European private equity firm PAI Partners has agreed to sell air cargo handler Swissport to China's HNA Group for CHF2.7 billion Swiss francs (US$$2.8 billion), Reuters reports.
The deal, which CargoForwarder Global reported on in our Breaking News on 17. July, is expected to be finalised around the end of the year. This marks PAI's exit from the ground handling and
cargo services company it bought less than five years ago for CHF900 million Swiss francs.
Does this deal have make economic sense?
It is common knowledge in the industry that Chinese logistics companies are trying hard to expand in the international logistics scene.
This development stems from a previous Chinese government „request“ to them to get their act together and ensure that they become part or whole owners especially at foreign airports.
This is seen as part of the Chinese governments strategy to gain more logistical presence outside of China.
So, is this move by the Hainan group one which is being promoted from within other circles?
The HNA group is owner of quite a few airlines in China, the largest being Hainan Airlines which has, if even still quite small, an international routing.
Some analysts are questioning the real value of the deal.
Their thesis is that Swissport‘s worldwide debts are greater than the value of the company at its sale price.
Whether this is fact, probably will remain a closely guarded secret.
However, considering that PAI Partners paid CHF900 million four years ago when buying the company from Ferrovial, then also invested around another CHF500 million in acquiring Servisair and allegedly had clean up costs in other areas which were rumoured to be in the half-a- billion mark; then one might want to consider putting 1+1 together.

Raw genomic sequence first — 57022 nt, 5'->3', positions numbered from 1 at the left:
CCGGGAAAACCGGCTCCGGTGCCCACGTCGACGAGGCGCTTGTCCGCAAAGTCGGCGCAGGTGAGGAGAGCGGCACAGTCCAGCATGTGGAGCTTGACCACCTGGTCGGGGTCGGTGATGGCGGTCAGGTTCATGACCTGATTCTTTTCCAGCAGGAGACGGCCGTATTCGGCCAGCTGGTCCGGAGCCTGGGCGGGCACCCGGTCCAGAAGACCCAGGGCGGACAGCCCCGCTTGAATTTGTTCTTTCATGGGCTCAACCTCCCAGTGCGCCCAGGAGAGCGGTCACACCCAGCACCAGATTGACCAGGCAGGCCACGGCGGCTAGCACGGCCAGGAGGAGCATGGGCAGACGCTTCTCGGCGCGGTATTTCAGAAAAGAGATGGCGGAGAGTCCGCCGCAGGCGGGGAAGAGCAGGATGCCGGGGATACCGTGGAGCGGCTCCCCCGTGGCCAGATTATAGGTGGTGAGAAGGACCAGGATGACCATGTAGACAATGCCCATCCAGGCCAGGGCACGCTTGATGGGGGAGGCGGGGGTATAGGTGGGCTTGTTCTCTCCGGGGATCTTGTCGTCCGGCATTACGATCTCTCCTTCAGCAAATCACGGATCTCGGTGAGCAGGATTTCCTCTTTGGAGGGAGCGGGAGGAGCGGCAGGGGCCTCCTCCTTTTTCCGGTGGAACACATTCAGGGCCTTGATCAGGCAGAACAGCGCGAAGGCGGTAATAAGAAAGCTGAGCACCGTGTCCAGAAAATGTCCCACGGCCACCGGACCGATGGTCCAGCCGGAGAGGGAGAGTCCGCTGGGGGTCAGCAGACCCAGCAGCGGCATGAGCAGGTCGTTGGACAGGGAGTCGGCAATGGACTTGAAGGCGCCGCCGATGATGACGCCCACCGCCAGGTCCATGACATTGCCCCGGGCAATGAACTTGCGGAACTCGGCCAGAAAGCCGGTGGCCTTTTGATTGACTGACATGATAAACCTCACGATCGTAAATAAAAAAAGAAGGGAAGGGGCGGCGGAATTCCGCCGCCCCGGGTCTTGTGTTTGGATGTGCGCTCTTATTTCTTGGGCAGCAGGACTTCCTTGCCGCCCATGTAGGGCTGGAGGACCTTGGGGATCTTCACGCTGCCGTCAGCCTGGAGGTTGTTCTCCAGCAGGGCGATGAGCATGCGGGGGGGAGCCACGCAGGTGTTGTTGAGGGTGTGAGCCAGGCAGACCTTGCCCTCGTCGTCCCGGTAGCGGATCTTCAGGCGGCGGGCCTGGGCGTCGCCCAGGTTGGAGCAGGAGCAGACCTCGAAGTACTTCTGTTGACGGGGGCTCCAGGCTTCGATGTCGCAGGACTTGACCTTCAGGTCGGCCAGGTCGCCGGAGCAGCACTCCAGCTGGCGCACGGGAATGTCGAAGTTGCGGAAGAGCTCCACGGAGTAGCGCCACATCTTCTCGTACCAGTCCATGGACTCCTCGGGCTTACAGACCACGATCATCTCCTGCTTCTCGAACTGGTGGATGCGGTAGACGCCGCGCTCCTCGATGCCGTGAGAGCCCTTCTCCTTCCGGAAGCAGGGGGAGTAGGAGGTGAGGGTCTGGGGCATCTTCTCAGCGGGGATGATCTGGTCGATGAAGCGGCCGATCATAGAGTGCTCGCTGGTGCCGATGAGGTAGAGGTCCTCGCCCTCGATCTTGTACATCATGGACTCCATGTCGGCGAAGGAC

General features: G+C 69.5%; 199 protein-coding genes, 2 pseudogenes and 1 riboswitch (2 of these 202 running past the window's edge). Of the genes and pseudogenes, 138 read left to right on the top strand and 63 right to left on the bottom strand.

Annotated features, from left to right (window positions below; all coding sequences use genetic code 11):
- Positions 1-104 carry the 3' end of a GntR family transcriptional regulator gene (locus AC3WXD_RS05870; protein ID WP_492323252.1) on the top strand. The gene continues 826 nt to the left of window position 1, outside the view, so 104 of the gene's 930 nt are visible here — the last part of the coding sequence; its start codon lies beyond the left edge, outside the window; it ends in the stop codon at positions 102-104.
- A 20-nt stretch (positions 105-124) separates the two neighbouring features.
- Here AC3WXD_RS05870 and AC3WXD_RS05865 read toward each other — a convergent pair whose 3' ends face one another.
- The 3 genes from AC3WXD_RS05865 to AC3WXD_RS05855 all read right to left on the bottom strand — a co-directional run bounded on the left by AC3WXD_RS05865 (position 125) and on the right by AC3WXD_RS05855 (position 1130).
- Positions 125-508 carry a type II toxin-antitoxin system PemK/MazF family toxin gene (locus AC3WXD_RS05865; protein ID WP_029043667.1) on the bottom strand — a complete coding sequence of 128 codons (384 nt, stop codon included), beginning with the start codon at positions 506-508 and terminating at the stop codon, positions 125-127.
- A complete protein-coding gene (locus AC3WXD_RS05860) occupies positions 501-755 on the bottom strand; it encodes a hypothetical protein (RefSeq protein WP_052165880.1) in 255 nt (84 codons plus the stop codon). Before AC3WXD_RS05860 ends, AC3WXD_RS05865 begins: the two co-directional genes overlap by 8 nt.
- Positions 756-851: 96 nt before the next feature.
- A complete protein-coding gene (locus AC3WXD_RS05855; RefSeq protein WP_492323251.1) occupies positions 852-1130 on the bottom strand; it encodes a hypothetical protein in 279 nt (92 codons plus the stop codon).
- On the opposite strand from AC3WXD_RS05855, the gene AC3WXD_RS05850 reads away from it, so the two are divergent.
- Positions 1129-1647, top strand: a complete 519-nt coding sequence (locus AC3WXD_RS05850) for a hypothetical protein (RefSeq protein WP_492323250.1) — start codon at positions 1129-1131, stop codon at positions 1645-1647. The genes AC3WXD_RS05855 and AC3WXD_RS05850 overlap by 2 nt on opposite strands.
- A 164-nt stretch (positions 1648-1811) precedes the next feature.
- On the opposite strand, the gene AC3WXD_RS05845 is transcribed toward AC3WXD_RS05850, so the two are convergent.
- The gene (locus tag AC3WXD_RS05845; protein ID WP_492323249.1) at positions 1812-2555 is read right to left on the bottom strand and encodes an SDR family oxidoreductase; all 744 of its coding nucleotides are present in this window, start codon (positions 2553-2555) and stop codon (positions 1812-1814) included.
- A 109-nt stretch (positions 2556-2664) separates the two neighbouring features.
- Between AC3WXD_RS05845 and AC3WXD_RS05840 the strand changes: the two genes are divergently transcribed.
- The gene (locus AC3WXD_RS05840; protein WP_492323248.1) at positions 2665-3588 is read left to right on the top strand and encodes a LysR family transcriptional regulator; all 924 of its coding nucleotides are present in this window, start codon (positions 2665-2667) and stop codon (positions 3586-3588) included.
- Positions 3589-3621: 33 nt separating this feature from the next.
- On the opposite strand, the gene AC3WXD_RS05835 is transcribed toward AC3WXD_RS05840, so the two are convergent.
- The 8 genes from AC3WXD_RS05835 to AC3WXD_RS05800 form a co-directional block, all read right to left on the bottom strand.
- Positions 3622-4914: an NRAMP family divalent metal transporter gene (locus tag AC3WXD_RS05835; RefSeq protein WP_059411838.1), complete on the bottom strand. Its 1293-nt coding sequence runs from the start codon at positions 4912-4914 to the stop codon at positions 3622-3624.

Opening up the Chinese airport handling market
The purchase of Swissport by HNA could also be a tactical move on the part of the Chinese.
The airport handling market in this vast country has so far been more or less a closed shop.
Other worldwide airport handlers have had very little luck in getting a foothold in China in the past.
However, the Chinese authorities realize that they will have to give in sometime soon and start opening the market to one or more handlers.
Other analysts are of the opinion that by acquiring Swissport, HNA factually can put them in China, within their vast network, as the official airport handler; thereby possibly delaying or blocking the entry of other aspirants.
The deal still has to be sanctioned
It will be interesting to see how both the EU and US regulatory bodies see this deal.
There have been incidents in the past where Chinese companies have tried to become 100 percent owners of US and EU airports and where they have met with stiff objections due to the fear in some areas that passenger information which is gathered at airports could fall into the wrong hands.
Maybe an unfounded fear, but it will be interesting to see how the US political scene will or may react once it knows that one of the largest US and Canadian airport handlers, namely Swissport, is fully in Chinese hands.
Dnata the Dubai based handler certainly faced that problem when trying to buy Baltimore Port some time back. Stiff resistance came from US politicians who claimed to fear having an Arabian owner of such a strategic port.
All possibilities, but maybe it‘s just a straightforward takeover / market entry deal.
One thing is for sure, this will give Swissport the much longed for entry into the Chinese airport handling market.
Swissport is probably the largest airport handler, operating in 48 countries, generating operating revenue of CHF3 billion Swiss francs and handles 4.1 million tonnes of cargo a year.
John Mc Donagh / Nol van Fenema
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Luc Meurrens (Wednesday, 05 August 2015 11:48)
Indeed interesting comments. Why do you keep them calling “air cargo handlers” whilst they are and pax and ramp and cargo?
John Mc Donagh (Wednesday, 05 August 2015 11:49)
Thanks for the correction.
Indeed a slip of the pen. Should have read airport handlers. But for the record, only mentioned once as „air cargo handlers."
Good to see readers are alert. Owe you a beer.